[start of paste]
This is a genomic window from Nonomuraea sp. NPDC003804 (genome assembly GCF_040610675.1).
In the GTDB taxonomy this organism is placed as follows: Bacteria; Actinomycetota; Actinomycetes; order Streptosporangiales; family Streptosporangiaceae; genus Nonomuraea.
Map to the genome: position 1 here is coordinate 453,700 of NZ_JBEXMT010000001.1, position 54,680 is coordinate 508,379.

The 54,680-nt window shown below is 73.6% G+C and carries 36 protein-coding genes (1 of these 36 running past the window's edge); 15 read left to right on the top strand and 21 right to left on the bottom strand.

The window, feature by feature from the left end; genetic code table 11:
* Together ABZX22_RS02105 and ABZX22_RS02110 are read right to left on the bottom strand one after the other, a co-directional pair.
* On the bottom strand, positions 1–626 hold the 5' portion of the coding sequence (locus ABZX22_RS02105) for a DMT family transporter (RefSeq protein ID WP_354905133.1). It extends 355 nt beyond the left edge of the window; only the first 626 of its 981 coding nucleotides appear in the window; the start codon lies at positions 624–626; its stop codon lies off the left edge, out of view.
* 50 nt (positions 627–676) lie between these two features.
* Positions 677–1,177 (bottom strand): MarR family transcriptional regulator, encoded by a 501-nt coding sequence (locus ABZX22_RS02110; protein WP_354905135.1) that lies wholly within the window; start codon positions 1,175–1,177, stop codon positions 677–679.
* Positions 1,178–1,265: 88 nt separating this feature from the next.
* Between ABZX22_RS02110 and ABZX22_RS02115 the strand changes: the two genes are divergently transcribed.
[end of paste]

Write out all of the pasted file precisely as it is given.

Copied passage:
This is a genomic window from Nonomuraea sp. NPDC003804 (genome assembly GCF_040610675.1).
In the GTDB taxonomy this organism is placed as follows: Bacteria; Actinomycetota; Actinomycetes; order Streptosporangiales; family Streptosporangiaceae; genus Nonomuraea.
Map to the genome: position 1 here is coordinate 453,700 of NZ_JBEXMT010000001.1, position 54,680 is coordinate 508,379.

The 54,680-nt window shown below is 73.6% G+C and carries 36 protein-coding genes (1 of these 36 running past the window's edge); 15 read left to right on the top strand and 21 right to left on the bottom strand.

The window, feature by feature from the left end; genetic code table 11:
* Together ABZX22_RS02105 and ABZX22_RS02110 are read right to left on the bottom strand one after the other, a co-directional pair.
* On the bottom strand, positions 1–626 hold the 5' portion of the coding sequence (locus ABZX22_RS02105) for a DMT family transporter (RefSeq protein ID WP_354905133.1). It extends 355 nt beyond the left edge of the window; only the first 626 of its 981 coding nucleotides appear in the window; the start codon lies at positions 624–626; its stop codon lies off the left edge, out of view.
* 50 nt (positions 627–676) lie between these two features.
* Positions 677–1,177 (bottom strand): MarR family transcriptional regulator, encoded by a 501-nt coding sequence (locus ABZX22_RS02110; protein WP_354905135.1) that lies wholly within the window; start codon positions 1,175–1,177, stop codon positions 677–679.
* Positions 1,178–1,265: 88 nt separating this feature from the next.
* Between ABZX22_RS02110 and ABZX22_RS02115 the strand changes: the two genes are divergently transcribed.